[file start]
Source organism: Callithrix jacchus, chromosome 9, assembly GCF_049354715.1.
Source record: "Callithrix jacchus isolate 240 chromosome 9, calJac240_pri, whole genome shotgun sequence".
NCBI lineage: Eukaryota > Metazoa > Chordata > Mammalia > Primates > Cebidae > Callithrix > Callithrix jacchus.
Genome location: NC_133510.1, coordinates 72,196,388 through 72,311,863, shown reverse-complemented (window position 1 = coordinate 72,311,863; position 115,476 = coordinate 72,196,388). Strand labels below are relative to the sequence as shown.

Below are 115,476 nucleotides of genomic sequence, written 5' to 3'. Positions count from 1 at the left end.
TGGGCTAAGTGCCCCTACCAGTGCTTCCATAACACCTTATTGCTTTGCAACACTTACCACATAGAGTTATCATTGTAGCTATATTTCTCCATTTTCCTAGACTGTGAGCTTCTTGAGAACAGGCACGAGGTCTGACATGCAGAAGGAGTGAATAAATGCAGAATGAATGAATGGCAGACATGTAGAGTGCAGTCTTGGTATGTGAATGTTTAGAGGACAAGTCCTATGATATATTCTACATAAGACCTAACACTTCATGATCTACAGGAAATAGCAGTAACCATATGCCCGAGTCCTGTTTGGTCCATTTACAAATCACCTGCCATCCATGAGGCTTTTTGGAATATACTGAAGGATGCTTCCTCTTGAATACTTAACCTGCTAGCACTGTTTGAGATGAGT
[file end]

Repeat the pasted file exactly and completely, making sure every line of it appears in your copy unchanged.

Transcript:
Source organism: Callithrix jacchus, chromosome 9, assembly GCF_049354715.1.
Source record: "Callithrix jacchus isolate 240 chromosome 9, calJac240_pri, whole genome shotgun sequence".
NCBI lineage: Eukaryota > Metazoa > Chordata > Mammalia > Primates > Cebidae > Callithrix > Callithrix jacchus.
Genome location: NC_133510.1, coordinates 72,196,388 through 72,311,863, shown reverse-complemented (window position 1 = coordinate 72,311,863; position 115,476 = coordinate 72,196,388). Strand labels below are relative to the sequence as shown.

Below are 115,476 nucleotides of genomic sequence, written 5' to 3'. Positions count from 1 at the left end.
TGGGCTAAGTGCCCCTACCAGTGCTTCCATAACACCTTATTGCTTTGCAACACTTACCACATAGAGTTATCATTGTAGCTATATTTCTCCATTTTCCTAGACTGTGAGCTTCTTGAGAACAGGCACGAGGTCTGACATGCAGAAGGAGTGAATAAATGCAGAATGAATGAATGGCAGACATGTAGAGTGCAGTCTTGGTATGTGAATGTTTAGAGGACAAGTCCTATGATATATTCTACATAAGACCTAACACTTCATGATCTACAGGAAATAGCAGTAACCATATGCCCGAGTCCTGTTTGGTCCATTTACAAATCACCTGCCATCCATGAGGCTTTTTGGAATATACTGAAGGATGCTTCCTCTTGAATACTTAACCTGCTAGCACTGTTTGAGATGAGT